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Trafalgar Studios, London

Andrew Haydon
posted 17 July 2007

This is the first time I have visited Trafalgar Studio One. It is also the first time I have seen Simon Bent’s adaptation for stage of Ingvar Ambjørnson’s novel-turned-film, Elling. Given the rave notices it attracted when it first opened at the Bush - frustrating, since the run sold out before it had opened - I can’t help feeling I missed out slightly. A good Bush opening night is a pretty special experience - you’re crammed into a tiny room with an improbably large number of others, all stuffed in elbow to elbow - shared assent in such a confined space tends to intensify reaction several-fold. In the roomier environs of Whitehall it is much harder to feel the same sense of a collective experience.

However, there is still much to enjoy in this likeable tale of two inmates of a Norwegian mental hospital, turned out into the outside world and given an apartment on the understanding that they ‘become normal’. Leaving aside this questionable technique for treating mental illness, this is classic odd-couple stuff; Elling (John Simm), a prim, fussy-looking, uptight, agoraphobic, obsessive-compulsive, anal retentive with a borderline oedipal complex for his dead mother, is surprised to find himself sharing a room with the ‘orang-utan’ Kjell Bjarne (Adrian Bower), a hulking, sex-obsessed virgin, who wants nothing more than to eat hot dogs and ‘screw chicks’. Over the course of the play we see the two negotiate their way with each other and the wider world, portrayed with a surprising degree of tenderness and a collection of moments at which the audience goes ‘aww’ en masse.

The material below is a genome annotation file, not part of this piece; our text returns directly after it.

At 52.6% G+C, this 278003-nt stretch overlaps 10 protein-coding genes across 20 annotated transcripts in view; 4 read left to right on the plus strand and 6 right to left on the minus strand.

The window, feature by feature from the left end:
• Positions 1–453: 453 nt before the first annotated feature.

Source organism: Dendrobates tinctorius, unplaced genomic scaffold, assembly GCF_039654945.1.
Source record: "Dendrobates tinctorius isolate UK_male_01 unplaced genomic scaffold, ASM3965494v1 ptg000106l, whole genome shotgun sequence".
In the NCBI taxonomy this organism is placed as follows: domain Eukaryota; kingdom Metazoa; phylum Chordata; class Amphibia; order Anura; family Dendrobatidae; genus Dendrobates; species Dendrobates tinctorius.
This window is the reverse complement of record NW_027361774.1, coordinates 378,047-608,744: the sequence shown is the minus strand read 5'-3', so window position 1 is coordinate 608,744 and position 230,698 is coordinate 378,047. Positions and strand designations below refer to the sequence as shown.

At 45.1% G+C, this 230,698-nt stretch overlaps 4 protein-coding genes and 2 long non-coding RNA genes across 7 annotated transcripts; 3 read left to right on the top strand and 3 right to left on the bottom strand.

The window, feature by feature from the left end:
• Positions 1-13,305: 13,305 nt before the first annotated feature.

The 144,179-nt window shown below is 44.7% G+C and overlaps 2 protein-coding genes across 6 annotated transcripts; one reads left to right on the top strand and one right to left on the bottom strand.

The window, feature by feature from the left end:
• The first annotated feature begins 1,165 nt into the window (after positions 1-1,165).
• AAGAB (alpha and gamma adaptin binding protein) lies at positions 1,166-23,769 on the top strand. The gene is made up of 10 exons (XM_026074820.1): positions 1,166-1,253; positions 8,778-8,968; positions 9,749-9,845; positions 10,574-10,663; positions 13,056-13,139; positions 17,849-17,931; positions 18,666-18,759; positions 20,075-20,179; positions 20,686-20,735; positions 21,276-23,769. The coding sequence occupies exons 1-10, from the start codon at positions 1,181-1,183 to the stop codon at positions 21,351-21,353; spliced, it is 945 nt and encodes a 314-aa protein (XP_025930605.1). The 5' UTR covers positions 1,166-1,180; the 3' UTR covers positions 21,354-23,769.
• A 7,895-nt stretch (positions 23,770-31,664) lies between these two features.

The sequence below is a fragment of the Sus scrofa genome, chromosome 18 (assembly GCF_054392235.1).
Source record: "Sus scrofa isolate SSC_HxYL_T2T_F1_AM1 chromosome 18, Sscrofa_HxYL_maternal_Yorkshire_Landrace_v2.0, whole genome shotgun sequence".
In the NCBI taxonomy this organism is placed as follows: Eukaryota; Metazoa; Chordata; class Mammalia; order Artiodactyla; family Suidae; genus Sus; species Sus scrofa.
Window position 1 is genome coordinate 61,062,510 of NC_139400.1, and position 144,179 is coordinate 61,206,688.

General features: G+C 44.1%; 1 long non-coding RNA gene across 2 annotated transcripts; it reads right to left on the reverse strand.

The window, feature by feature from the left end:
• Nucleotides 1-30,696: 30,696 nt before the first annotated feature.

It is plain that the piece is adapted from a novel. The conversion works in large measure, but the actual shape of the story is quite unexpected. It isn’t usually noticeable, but most plays share a particularly shaped trajectory. Elling’s structure is far more leisurely, offering scenes which would be dramaturged to death if presented as a first-draft for theatre. Although outwardly naturalistic, overall this is more akin to a fairy tale for grown-ups. The portrayal of the characters’ mental illnesses, the tricks of fate and the way in which events unfold, all point to a pretty cavalier disregard for realism in favour of something, well, nicer.

Of course, the big story is that much-loved actor John Simm is appearing on stage for the first time since he left drama school. Simm has starred in some of the best of recent TV drama, including the recent time-travel cop show extravaganza Life on Mars. This has the unfortunate side effect, given he is playing someone with a mental illness, that the intro from Life on Mars periodically springs to mind: ‘Am I mad, in a coma, or back in time?’ Well, you’re mad. Simm’s performance is hugely watchable, if somehow off-kilter. Given his character’s myriad particular personality ticks, much of this strangeness can be accounted for by simple characterisation, but there is still something about his performance which seems to date from an earlier era, most reminiscent of Kenneth Williams offering one of his rare ‘straight’ roles.

I should finally record that the night I saw the show (and not on a papered press night), a vast majority of the audience were on their feet within moments of the final lines offering the most enthusiastic, spontaneous standing ovation I have seen in a theatre for quite some time.

Till 6 October 2007

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